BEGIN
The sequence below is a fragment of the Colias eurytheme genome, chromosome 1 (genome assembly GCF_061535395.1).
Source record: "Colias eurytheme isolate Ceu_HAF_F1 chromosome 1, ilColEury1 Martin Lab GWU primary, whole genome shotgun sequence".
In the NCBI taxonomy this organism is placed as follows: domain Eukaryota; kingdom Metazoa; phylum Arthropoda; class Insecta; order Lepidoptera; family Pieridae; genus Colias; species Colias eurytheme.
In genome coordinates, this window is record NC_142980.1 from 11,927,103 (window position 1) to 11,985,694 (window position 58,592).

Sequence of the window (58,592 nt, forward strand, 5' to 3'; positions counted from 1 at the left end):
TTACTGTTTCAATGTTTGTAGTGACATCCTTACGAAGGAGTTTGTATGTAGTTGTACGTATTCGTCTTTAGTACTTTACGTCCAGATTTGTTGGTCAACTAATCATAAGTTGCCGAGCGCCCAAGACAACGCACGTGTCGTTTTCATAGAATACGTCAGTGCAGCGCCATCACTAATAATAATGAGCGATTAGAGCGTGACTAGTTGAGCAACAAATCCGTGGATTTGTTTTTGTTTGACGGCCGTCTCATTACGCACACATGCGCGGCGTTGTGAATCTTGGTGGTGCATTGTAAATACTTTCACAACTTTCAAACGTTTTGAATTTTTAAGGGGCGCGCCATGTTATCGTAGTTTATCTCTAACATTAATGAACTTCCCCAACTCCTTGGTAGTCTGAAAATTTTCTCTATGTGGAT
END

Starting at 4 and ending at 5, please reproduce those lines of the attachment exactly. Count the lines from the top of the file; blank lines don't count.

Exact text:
In genome coordinates, this window is record NC_142980.1 from 11,927,103 (window position 1) to 11,985,694 (window position 58,592).

Sequence of the window (58,592 nt, forward strand, 5' to 3'; positions counted from 1 at the left end):